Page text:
We are all wild about STEM education, that is, education in Science, Technology, Engineering and Mathematics. The federal government has offered grants and holds STEM in high regard. Others offer a STEAM version adding the Arts, or a STREAM version, adding both Arts and Reading. All of these initiatives are amazing and essentially aim to capture great teaching practices that allow students to think creatively and independently, work on relevant and authentic projects, and think in ways that transcend the four walls of the school. Students in STEM, STEAM or STREAM schools or classes are encouraged to fail forward and try new things and ideas, to invent, to learn and to challenge themselves. The flipped classroom, STEM labs, and maker spaces are just some of the practices that have come out of these initiatives across the country and world.
My question to you is this: What is the point? All this is great, but what good does it do? Who does it help? Why should I care? Why should I teach this way?
Okay, that is more than one question. You get the point. It is wonderful to provide some of these STEM skills and opportunities to students, but we need an end-game if we want our students and the world to capitalize on these efforts. Therefore, I present to you, for your review, a new acronym. Get ready, drumroll please…
E-STEM! Yes, another letter. The new ‘E’ stands for Entrepreneurship and is IS the end-game. Why not Entrepreneurship as the vehicle for STEM education? Is it not the overarching goal? Once you determine you are a creative, insightful, problem-solving leader, how do you let the world know about it? Entrepreneurship. BOOM!
The Entrepreneurship mindset incorporates many of the things STEM education aims to teach. But without a global understanding, without perseverance, without knowledge of markets and audiences, much creativity and genius could be lost. Entrepreneurship is the underpinning of all STEM education and can be seamlessly incorporated to produce a well-rounded student ready to tackle the challenges of the real world.
I will give you an example. In STEM lab, a student has a great idea to build a robot with sensors that will take voice commands. The school provides the parts and instruction (teacher as a guide). In the real world, however, the student would need to source those parts (this could be simulated), find an audience who will care about this robot, then market the robot so the audience will know about it. If all that goes as planned, the student is now facing the need to start talking about employees, budgets, price points, ROIs, etc. Teachers may not cram all of this into one project or lesson, but let’s start incorporating a few ideas each year, each year increasing the pixel count until we have a full picture.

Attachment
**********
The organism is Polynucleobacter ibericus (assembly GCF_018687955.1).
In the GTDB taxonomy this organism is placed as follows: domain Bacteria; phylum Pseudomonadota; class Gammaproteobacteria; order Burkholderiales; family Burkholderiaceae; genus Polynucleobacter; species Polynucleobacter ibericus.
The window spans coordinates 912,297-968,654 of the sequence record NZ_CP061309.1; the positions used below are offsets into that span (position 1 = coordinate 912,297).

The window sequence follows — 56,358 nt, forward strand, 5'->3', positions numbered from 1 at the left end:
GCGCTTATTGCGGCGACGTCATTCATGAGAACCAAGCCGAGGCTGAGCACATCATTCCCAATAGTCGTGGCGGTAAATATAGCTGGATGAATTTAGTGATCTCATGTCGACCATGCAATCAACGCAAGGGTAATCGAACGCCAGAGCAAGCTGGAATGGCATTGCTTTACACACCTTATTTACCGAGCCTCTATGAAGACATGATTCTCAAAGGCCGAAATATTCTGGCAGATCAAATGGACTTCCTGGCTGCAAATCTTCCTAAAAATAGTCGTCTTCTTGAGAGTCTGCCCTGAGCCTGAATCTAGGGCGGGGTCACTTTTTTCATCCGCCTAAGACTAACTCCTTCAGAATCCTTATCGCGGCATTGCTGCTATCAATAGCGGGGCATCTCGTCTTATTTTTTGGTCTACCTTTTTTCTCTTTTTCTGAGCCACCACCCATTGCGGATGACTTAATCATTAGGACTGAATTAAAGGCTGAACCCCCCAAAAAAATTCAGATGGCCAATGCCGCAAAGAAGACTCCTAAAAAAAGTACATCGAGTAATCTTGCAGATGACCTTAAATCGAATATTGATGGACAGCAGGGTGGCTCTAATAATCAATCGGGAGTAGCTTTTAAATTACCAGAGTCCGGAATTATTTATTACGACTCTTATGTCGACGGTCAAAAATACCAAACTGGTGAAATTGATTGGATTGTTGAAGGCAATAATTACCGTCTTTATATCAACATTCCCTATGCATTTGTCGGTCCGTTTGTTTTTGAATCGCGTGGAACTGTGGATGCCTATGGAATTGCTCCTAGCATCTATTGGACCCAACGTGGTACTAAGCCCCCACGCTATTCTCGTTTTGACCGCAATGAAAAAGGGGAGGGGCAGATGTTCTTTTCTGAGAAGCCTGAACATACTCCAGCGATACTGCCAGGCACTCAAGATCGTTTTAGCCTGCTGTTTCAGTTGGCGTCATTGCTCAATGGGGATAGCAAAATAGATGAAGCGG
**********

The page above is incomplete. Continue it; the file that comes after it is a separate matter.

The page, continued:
An Inc. article comments on how the President feels the nation needs more entrepreneurs linking entrepreneurship with STEM education and STEM fields.
Furthermore, and, perhaps most importantly, Entrepreneurship education levels the playing field. Meaning, even if a student is not interested in a direct STEM field, he or she can be an entrepreneur and possess entrepreneurial mindsets and skills that will benefit him/her in ANY field and occupation. The Entrepreneurial mindset also levels the playing field in ways No Child Left Behind (NCLB) would appreciate in that there are many students who may not be as successful in a traditional academic environment (i.e. desks, rows, homework) that have incredible and insatiable aptitudes for entrepreneurship. Incidentally, the same can be said for STEM if taught to all students. However, we oftentimes see STEM offered only to those already considered “academically elite.”
Even universities such as WVU offer programs like this to students in STEM fields to give those students some training in Entrepreneurship because we are beginning to understand that once our brilliant youth get an idea, and make it happen, they need to be able to bring it to the world.
Entrepreneurship education benefits students from all socioeconomic backgrounds, teaching them to think outside of the box and supporting unconventional thought, talent and skills – what is largely lacking in our schools today. Furthermore, it creates opportunities, ensures social justice and stimulates our economy.
Schools wishing to teach these skills and mindsets do not have to go it alone. America’s Entrepreneurial Schools can be a place to start and find resources for teachers, students and parents to help cultivate a love of entrepreneurship and of school, in general. I know, when I teach engaging entrepreneurial-focused lessons to students, I see more students eager to take on challenges, I see otherwise unengaged students “come to life,” and, most importantly, I see a more smiles. Can you imagine a world where kids actually like the idea of coming to school, where students feel empowered instead of stuck? Oh baby, do I like that idea!